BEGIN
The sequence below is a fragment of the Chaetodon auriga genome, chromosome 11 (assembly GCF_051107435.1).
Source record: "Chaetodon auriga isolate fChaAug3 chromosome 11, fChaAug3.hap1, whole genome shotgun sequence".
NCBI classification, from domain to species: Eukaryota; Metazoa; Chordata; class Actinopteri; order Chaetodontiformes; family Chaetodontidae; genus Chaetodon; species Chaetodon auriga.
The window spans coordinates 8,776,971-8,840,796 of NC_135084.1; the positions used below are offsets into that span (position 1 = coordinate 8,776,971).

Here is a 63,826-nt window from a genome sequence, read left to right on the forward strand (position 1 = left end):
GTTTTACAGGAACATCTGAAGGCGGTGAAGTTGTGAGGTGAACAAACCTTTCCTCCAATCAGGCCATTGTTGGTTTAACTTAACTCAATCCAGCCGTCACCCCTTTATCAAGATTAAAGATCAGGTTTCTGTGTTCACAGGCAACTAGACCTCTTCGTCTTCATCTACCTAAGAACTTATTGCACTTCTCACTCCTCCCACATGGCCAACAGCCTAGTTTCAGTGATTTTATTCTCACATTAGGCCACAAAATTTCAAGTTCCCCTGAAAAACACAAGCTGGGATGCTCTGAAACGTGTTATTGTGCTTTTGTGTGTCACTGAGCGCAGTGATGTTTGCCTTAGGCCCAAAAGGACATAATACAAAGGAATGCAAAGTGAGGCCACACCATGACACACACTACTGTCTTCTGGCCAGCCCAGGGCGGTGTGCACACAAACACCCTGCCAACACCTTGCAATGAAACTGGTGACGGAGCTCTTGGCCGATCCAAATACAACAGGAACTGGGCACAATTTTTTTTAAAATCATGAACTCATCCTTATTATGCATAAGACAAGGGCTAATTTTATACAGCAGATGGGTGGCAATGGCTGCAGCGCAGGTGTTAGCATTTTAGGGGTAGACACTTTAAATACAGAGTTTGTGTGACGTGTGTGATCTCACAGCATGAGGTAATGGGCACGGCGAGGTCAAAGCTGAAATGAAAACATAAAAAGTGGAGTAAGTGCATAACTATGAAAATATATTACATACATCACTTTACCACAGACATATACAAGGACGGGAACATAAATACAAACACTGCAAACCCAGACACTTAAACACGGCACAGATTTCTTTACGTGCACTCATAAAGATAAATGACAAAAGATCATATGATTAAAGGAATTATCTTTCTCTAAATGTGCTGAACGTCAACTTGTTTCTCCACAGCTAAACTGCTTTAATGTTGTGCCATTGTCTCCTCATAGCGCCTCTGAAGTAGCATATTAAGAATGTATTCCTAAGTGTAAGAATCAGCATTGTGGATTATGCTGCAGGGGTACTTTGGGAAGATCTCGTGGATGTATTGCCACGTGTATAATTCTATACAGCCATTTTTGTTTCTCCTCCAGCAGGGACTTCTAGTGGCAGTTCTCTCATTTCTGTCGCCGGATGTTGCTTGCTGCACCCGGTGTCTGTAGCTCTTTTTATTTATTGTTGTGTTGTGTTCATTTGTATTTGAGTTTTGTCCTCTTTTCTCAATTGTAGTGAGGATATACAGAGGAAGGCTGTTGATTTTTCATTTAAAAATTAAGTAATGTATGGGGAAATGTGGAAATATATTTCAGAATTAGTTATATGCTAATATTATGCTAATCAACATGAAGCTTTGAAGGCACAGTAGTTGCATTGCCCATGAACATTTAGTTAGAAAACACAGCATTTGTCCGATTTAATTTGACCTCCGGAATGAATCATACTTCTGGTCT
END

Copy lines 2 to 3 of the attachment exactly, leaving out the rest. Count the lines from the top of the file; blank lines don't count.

Source record: "Chaetodon auriga isolate fChaAug3 chromosome 11, fChaAug3.hap1, whole genome shotgun sequence".
NCBI classification, from domain to species: Eukaryota; Metazoa; Chordata; class Actinopteri; order Chaetodontiformes; family Chaetodontidae; genus Chaetodon; species Chaetodon auriga.